≡ Menu

Are we facing the start of retail contagion?

Roger Cattell

Roger Cattell [Photo: Paddy Duncan]

A good-size crowd attended the LPOA’s Annual General Meeting on Nov. 25, and it was a lively and informative event featuring our new city councillor, Jon Burnside, as speaker.

We also awarded Leasider Roger Cattell, the man behind the Drive Slowly signs campaign, a certificate as the 2014 Honorary LPOA Member. He spoke about the importance of safer streets and individual initiative in getting real results.

For those of you who couldn’t be there, let me bring you up to date on Leaside’s State of the Union, as 2014 draws to a close.

Many of the issues LPOA is engaging in are ones which will continue into the new year and well beyond that.

There is excessive retail development, such as a potential Costco store on Overlea Blvd. on the site of the former Coca-Cola office building and plant. Although not in Leaside, there would be major implications for us, particularly regarding traffic, since streets such as Southvale, McRae and Broadway would carry shoppers from west and north of us.

And yet the developer’s traffic impact studies do not include Leaside streets! We have met with the city’s planners and transportation staff to impress upon them the importance of considering the traffic impact of a Costco on our neighbourhood’s streets.

There are also related matters, like the impact of heavy retail-oriented traffic on TTC services (including the 88 South Leaside bus), and even more gridlock on Laird.

Another concern: what is called “retail contagion,” where one retail mall leads to another retail outlet and then to another one, changing the entire nature of an area, big bit by big bit.

We need the city to hold a second official community consultation meeting about the Costco application. The previous consultation meeting was over a year ago, and much more information exists now, and must be considered.

By the time this edition of Leaside Life reaches you, we expect to hear news about a Business Improvement Area (BIA) for the South Bayview shopping area. It’s really important to support our local shopkeepers, who face stiff competition from the big box stores along Laird.

Bayview offers a unique milieu and is a great asset for Leaside. For that reason, when the LPOA won a financial settlement with SmartCentres last year, we earmarked $25,000 for this BIA to help them succeed.

Traffic issues continue to matter to us all, whether we live on busy or (what we used to call) quiet streets. We know that to ignore traffic problems — heavy flow, speeding, and drivers diverting through Leaside — only allows these problems to get worse. And the longer they are allowed to get worse, the harder it is to find solutions.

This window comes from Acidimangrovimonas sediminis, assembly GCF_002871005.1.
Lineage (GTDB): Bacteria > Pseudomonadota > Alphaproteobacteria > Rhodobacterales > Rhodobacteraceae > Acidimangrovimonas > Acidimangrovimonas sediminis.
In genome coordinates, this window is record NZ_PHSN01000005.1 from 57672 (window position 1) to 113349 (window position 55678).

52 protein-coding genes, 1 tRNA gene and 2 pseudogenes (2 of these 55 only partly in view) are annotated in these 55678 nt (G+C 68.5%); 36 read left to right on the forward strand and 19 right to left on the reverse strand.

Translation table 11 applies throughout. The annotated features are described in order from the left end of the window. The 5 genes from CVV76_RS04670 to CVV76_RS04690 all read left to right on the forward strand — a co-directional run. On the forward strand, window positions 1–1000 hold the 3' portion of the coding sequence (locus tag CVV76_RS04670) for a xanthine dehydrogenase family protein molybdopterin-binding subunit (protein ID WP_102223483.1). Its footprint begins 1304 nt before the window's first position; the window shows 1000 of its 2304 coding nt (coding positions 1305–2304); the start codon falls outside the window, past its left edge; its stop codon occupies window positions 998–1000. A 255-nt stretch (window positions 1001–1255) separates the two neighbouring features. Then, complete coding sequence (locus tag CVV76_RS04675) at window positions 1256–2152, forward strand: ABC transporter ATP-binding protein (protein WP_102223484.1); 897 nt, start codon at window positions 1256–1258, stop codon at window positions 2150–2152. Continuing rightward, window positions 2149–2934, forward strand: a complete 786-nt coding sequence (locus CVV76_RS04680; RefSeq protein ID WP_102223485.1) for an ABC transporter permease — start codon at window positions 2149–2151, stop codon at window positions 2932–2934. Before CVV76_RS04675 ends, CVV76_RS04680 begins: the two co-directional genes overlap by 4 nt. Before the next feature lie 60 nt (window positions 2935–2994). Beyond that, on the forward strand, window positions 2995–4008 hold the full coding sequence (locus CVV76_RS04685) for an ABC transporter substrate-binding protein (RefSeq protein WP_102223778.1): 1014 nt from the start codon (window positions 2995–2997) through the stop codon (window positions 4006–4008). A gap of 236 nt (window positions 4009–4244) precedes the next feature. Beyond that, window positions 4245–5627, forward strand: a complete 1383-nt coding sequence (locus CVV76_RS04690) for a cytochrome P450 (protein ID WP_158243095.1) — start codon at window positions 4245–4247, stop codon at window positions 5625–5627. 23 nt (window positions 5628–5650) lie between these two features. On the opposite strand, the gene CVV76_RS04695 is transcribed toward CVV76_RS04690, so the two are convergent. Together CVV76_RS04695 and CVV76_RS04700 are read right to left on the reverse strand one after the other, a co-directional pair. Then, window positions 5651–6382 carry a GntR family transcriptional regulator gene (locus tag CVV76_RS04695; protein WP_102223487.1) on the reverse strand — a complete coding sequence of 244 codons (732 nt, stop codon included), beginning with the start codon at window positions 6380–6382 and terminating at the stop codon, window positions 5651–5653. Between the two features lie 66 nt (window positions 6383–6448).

LPOA will be involved in pursuing solutions, both short-term (during the construction period of the LRT) and longer term. We expect to be busy on many traffic-related matters in 2015.

My co-president Geoff Kettel’s AGM report dealt primarily with development, and related topics.

LPOA has been involved in several cases at the Ontario Municipal Board and has made some significant advances, but the OMB continues to present a real hurdle to neighbourhood efforts.

We are encouraged that as a new city council term begins there is more and more official interest in seeking a more resident-friendly replacement for the OMB. Builders and developers have deep pockets and can afford lengthy and expensive hearings and consultants; ratepayer groups and individual citizens are at a major disadvantage here.

LPOA directors have attended meetings (public and private, to underline Leaside’s issues) of the Eglinton Connects process, in particular regarding their mid-rise policies, and will continue to press for protection of Leaside’s arterials from excessive building height.

As well, we depute (always in writing, when possible in person) at Committee of Adjustment meetings, which is where, all too often, building bylaws regarding height and size are misapplied.

What should be called a “major” variance is frequently considered “minor,” the result being that huge additions and monster homes are given permission, changing entire streetscapes. It is no longer required for Committee of Adjustment members to actually go to sites to see how the applications before them could affect nearby houses and along the street.

We’ll be continuing to assist neighbours.

LPOA is also involved in heritage conservation, and with the possibility of establishing a Heritage Conservation District (HCD) here. Contrary to what some people fear, an HCD does not prevent homeowners from improving their homes, and areas which have HCDs generally see their house values increase. If the city agrees to underwrite an HCD for this neighbourhood (there is already funding in the heritage budget) we’ll hold a public meeting to ensure that residents’ priorities will be taken into account.

Having already used up much more than my usual Leaside Life column’s length allotment, I had better draw to a close. But check out the LPOA’s website, where you will also find a very good AGM PowerPoint report made by local planner Doug Obright at the AGM on the development challenges ahead (and what we can do about them).

Last of all, a very big Thank You to our AGM’s financial sponsors, The Leaside Pub, and realtors Bonnie Byford, Patrick Rocca, Charlene Kalia, and Carol Wrigley.

I wish you all a very Happy New Year! The LPOA board looks forward to working with you in the coming year. We meet at 7:30 p.m. on the first Wednesday of every month at the Trace Manes building, and you are welcome to come, to depute or just to listen and ask questions.

The next meeting is on Jan. 7, when we expect to hear more about a major proposed development on the west side of Bayview between Hillsdale and Soudan. It may not be on “our” side of Bayview, but it would have quite an impact on us!